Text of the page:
bacon/bread/dough
    mail(=letters)
    news

    I bet there are a bunch more but those are the ones that popped up my mind.
     

    sound shift

    Senior Member
    English - England
    sound shift, is it the rules themselves that seem illogical, or the fact that some words that are noncount in one language (e.g., research in English) are countable in other languages? My impression is the latter, in which case students certainly do need to understand that countability varies by language. This can be very confusing! :eek:

    Elisabetta
    Elisabetta,

    I think it is a bit of both. Some Turks told me that it is illogical to be able to count grapes, as we can in English, because there is never a need to say "one grape, two grapes, etc." (in Turkish there is a "mass noun" - I think that is the term - for grapes). I agree that confusion (research/recherches, information (Eng, noncount) vs informations (Fr, count), etc.) is also a factor.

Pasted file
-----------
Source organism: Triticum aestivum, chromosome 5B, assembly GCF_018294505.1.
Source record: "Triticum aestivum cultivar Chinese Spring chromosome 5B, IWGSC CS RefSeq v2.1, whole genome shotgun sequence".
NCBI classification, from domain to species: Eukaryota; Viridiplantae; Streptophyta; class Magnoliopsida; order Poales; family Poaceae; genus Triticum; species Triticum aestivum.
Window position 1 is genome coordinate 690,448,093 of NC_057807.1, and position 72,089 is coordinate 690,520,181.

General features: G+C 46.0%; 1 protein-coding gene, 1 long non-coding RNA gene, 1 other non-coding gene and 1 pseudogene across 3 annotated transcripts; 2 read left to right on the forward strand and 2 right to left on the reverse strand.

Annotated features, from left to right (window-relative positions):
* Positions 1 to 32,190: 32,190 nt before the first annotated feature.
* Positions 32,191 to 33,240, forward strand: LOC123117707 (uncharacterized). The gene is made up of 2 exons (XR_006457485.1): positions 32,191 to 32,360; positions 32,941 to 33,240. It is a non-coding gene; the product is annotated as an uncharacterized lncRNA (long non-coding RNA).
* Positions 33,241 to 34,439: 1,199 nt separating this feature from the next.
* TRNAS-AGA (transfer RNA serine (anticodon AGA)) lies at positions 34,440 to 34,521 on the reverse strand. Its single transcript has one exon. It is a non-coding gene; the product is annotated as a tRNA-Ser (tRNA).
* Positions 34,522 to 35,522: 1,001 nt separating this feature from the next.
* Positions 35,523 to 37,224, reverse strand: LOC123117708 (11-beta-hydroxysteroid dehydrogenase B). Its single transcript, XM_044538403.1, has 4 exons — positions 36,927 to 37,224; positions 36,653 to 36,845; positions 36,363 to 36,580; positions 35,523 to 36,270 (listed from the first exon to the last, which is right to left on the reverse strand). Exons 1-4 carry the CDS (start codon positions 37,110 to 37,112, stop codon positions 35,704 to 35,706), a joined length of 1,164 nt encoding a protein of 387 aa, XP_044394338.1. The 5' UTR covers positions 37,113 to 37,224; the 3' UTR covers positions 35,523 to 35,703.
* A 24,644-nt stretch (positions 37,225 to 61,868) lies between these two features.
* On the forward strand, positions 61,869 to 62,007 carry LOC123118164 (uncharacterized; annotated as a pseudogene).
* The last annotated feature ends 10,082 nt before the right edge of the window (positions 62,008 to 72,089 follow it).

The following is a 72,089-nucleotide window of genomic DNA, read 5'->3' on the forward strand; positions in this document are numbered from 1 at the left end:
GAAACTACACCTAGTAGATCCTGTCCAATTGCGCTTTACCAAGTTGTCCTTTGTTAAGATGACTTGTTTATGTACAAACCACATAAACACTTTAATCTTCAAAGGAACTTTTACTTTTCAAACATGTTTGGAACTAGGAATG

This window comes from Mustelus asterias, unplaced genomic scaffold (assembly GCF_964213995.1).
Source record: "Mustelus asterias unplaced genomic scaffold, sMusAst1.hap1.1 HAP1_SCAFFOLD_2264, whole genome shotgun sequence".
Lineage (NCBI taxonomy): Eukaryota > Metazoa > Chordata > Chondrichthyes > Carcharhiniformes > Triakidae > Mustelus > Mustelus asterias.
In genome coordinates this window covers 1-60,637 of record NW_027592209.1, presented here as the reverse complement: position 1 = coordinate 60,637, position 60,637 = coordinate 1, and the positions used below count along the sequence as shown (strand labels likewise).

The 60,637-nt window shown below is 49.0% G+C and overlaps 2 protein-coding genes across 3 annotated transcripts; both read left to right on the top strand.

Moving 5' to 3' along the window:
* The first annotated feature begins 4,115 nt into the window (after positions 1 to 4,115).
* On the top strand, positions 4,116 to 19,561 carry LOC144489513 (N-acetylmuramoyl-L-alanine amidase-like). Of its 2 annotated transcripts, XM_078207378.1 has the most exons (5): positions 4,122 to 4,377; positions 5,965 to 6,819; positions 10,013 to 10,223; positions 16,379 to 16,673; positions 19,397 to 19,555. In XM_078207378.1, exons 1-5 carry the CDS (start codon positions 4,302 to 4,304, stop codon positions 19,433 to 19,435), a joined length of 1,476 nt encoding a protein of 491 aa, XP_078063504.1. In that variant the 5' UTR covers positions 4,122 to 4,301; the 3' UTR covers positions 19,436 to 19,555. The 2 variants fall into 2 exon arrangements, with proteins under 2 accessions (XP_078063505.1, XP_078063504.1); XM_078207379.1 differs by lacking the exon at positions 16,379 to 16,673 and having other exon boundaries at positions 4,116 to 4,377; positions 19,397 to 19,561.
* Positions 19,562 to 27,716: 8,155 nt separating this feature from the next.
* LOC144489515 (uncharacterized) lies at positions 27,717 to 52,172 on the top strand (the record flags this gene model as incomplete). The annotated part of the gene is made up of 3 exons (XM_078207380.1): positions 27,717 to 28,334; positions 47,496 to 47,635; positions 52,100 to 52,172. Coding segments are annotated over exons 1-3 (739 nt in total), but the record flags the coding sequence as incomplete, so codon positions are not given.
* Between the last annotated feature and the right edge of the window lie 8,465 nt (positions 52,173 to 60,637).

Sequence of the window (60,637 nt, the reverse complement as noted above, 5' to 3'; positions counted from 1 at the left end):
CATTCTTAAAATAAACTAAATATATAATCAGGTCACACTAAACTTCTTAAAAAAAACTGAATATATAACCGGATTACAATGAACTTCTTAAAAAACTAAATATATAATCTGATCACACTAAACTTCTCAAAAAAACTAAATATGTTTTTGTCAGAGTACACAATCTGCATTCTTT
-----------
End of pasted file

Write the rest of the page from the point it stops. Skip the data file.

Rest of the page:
TrentinaNE

    Senior Member
    USA
    English (American)
    I think it is a bit of both. Some Turks told me that it is illogical to be able to count grapes, as we can in English, because there is never a need to say "one grape, two grapes, etc."
    I could show them some chicken salad recipes that would beg to differ. ;) But I understand the point. Language develops in response to communication needs.

    Elisabetta
     

    daenpego

    New Member
    spanish
    Guys, in my teaching experience I have noticed that it is extremely necessary to have a BIG list of countable and uncountable nouns
     

    Nunty

    Senior Member
    Hebrew-US English (bilingual)
    Guys, in my teaching experience I have noticed that it is extremely necessary to have a BIG list of countable and uncountable nouns
    That is undoubtedly true in a teaching situation, but not at WordReference. ;) Questions or replies that are simply lists are not allowed.

    Thanks,
    Nun-Translator
    moderator
     

    BantyMom

    Senior Member
    English - USA
    As a general rule, if you can make a plural out of it, or, even easier, if you can put a number in front of it (that fits in the context of what you are talking about), it's countable.